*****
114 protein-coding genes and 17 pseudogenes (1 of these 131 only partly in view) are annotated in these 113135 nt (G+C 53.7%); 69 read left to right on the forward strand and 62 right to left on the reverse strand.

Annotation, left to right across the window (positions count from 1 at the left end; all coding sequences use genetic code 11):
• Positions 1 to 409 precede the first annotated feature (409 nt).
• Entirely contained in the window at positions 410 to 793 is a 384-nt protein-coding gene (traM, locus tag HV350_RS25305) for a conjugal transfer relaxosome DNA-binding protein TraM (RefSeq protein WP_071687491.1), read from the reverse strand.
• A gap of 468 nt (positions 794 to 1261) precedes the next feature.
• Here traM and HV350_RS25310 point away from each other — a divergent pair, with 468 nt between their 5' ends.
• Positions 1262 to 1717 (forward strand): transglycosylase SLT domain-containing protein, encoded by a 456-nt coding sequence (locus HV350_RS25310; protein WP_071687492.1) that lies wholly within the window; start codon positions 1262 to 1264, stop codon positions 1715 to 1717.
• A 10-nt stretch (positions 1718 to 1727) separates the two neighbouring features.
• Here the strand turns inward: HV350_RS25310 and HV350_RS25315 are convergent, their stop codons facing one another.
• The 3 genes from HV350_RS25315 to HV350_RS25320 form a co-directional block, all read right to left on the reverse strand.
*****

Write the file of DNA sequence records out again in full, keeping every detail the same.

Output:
114 protein-coding genes and 17 pseudogenes (1 of these 131 only partly in view) are annotated in these 113135 nt (G+C 53.7%); 69 read left to right on the forward strand and 62 right to left on the reverse strand.

Annotation, left to right across the window (positions count from 1 at the left end; all coding sequences use genetic code 11):
• Positions 1 to 409 precede the first annotated feature (409 nt).
• Entirely contained in the window at positions 410 to 793 is a 384-nt protein-coding gene (traM, locus tag HV350_RS25305) for a conjugal transfer relaxosome DNA-binding protein TraM (RefSeq protein WP_071687491.1), read from the reverse strand.
• A gap of 468 nt (positions 794 to 1261) precedes the next feature.
• Here traM and HV350_RS25310 point away from each other — a divergent pair, with 468 nt between their 5' ends.
• Positions 1262 to 1717 (forward strand): transglycosylase SLT domain-containing protein, encoded by a 456-nt coding sequence (locus HV350_RS25310; protein WP_071687492.1) that lies wholly within the window; start codon positions 1262 to 1264, stop codon positions 1715 to 1717.
• A 10-nt stretch (positions 1718 to 1727) separates the two neighbouring features.
• Here the strand turns inward: HV350_RS25310 and HV350_RS25315 are convergent, their stop codons facing one another.
• The 3 genes from HV350_RS25315 to HV350_RS25320 form a co-directional block, all read right to left on the reverse strand.